Wireless Broadband WiMAX-featured Technology

LaunchNet currently operates a WiMAX-featured broadband wireless network that can satisfy the under-served demand for last mile broadband access and deliver enhanced T1-class IP-based services. LaunchNet's broadband service delivers fast, symmetrical downstream and upstream speeds and is ideally suited for small and medium sized businesses to take advantage of e-business opportunities and finally overcome data connectivity limitations by pushing the network out to the customer.

Fixed Wireless Infrastructure

LaunchNet has deployed a combination of license-exempt (5.8 GHz) and licensed band radio technology. Typically, wireless licensed spectrum links are used for backhaul — connecting base stations together, to ensure maximum up-time — and Hi-Capacity last mile subscriber links, while license-exempt spectrum point-to-multipoint technology is used to connect Wireless-T subscribers to the base stations.

Moreover, since (unlike in previous fixed wireless broadband models) LaunchNet has not incurred the high costs of purchasing large amounts of expensive wireless spectrum, LaunchNet can operate as a trusted service provider maximizing value through the combination of reliable service and price leadership. Whether the customer needs are 1Mbps or 6 Mbps of bandwidth, LaunchNet has a service to meet the subscriber’s needs.

Complementing these factors are LaunchNet’s speed in service deployment to subscriber location and the company's ability to provide maximum bandwidth flexibility to meet subscriber requirements.

LaunchNet also provides, proven reliable wireless equipment coupled with classic T-1 copper products from its parent company (LaunchNet) to address the redundancy and diversity requirements of its most demanding subscribers.

LaunchNet is currently testing its next generation of RF platform components. Major manufacturers are developing these improved feature sets in anticipation of widespread deployment of more standardized wireless broadband systems with new WIMAX features. Offering reliable, lower cost and better performing equipment, this next generation wireless platform will permit LaunchNet to offer higher bandwidth, improved quality of service features, better coverage through near-line-of-site signal propagation, and future Layer II service offerings.

Scalable Architecture

LaunchNet’s network design is highly scalable. This means that fixed broadband service can start in part of a market and additional coverage added seamlessly (unlike a mobile service, such as a cellular or PCS network that requires full coverage of each mobile market from day one). Benefits of a scalable network are: lower initial capital costs, lower initial operating costs, and lower promotional costs and focused sales effort, and faster and lower cost to implement.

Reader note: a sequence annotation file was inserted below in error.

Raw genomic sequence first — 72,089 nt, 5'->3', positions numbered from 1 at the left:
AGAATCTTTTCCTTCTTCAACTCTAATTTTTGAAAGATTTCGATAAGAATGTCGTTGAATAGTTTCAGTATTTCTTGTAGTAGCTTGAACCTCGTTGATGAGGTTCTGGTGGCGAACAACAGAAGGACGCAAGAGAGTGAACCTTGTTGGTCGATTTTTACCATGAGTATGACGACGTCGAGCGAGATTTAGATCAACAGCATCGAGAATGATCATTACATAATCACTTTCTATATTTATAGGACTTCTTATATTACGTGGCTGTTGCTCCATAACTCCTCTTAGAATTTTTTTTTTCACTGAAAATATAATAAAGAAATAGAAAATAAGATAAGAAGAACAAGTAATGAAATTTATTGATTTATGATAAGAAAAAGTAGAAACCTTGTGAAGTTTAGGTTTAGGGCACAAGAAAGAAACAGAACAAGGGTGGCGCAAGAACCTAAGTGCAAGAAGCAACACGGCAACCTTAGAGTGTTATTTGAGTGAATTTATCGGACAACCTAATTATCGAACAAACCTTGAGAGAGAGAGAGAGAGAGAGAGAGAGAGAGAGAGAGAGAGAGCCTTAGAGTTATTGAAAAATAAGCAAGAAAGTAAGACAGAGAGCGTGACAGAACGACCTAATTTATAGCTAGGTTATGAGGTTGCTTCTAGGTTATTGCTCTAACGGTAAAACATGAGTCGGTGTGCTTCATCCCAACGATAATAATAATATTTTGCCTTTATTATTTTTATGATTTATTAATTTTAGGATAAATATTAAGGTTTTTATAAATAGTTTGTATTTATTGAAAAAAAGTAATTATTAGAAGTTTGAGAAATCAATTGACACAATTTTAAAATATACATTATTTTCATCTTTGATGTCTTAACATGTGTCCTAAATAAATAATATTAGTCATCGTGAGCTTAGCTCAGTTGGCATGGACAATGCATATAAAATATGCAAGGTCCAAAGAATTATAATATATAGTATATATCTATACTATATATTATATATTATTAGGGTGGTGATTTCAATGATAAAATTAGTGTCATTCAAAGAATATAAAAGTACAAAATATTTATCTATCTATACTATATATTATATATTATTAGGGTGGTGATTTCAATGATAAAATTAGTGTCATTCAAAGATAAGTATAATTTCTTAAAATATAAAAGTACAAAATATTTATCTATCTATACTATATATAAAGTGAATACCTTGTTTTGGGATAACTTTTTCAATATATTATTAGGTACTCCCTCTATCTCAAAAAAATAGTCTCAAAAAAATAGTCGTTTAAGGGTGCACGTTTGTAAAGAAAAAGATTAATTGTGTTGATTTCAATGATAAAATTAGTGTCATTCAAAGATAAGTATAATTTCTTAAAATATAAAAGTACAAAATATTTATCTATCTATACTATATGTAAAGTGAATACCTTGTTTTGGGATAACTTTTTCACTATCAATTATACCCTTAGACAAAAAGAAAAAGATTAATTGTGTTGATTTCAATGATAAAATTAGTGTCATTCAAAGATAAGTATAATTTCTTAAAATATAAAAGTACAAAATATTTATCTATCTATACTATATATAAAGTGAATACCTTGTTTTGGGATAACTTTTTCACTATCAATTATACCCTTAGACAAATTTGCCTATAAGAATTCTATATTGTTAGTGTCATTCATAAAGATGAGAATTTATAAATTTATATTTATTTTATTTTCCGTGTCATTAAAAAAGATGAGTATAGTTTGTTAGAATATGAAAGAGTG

The basic network design (see network diagram) consists of the following three key components:

1. Base stations;
2. Customer premises equipment (CPE); and
3. LaunchNet Regional Data Centers

Base Stations

LaunchNet locates its base stations on high-rise building rooftops, mountain top communications towers, and other strategic locations, and use wireless access radios with sectorized directional antennas to provide the wireless access hub connection. Each Access Point typically allows a six to eight mile range, giving a fully provisioned base station coverage up to a 200 square mile area. Up to 250 subscriber units can be deployed per base station sector, with maximum user throughput of 6 Mbps in both the uplink and downlink direction.

Customer Premises Equipment (CPE)

LaunchNet’s Wireless-T service is designed for customers that require a high rate of sustained connectivity (typically 1-6 Mbps) but occasionally burst to even higher speeds for heavier traffic loads. Each subscriber unit (SU) is a sealed 10"x10" unit (see below) located at the customer premises, for example, on the roof, with line-of-sight to a base station within 8 miles. In addition to housing the antenna, the SU also contains the customer-edge gateway router, so no additional equipment is required. The SU connects either directly through the customer's LAN or a firewall through standard RJ45 CAT5 Ethernet cable.  Covad HiCap service is designed for customers requiring 10 Mbps or greater broadband access and typically requires both an ODU (Outdoor Unit) on the customer's rooftop connected to an IDU (Indoor Unit) which will then connect to the customer's router or switch.

Installation

LaunchNet field technicians will install the CPE at the customer's location typically in a couple of hours using non-penetrating tripods, or an existing structure. Indoor window mounting is also possible. The CAT5 cable plugs directly into a customer's Ethernet LAN or PC, and can service from a large number of individual hosts or servers.

Regional Data Centers

LaunchNet base stations are interconnected using high-speed licensed wireless backhaul links (OC-3 (155 Mbps or greater) back to one of five LaunchNet Regional Data Centers. At these Regional Data Centers, LaunchNet maintains peering and transit with multiple global backbones. Depending on location, the Regional Data Centers may also be home to LaunchNet's servers, which provide web hosting, DNS, mail and other services. Each LaunchNet Regional Data Center is a state-of-the-art facility with around the clock security, Uninterruptible Power Supply (UPS) and generator power backup and environmental controls (for temperature and humidity).

Network Monitoring and Provisioning

LaunchNet also maintains 24/7 network monitoring and provisioning for functions including: bandwidth allocation, monitoring and controlling of network elements, monitoring traffic patterns to detect network over/under-utilization, traffic re-routing, troubleshooting and repairs, billing, customer resource management and other administrative tasks.
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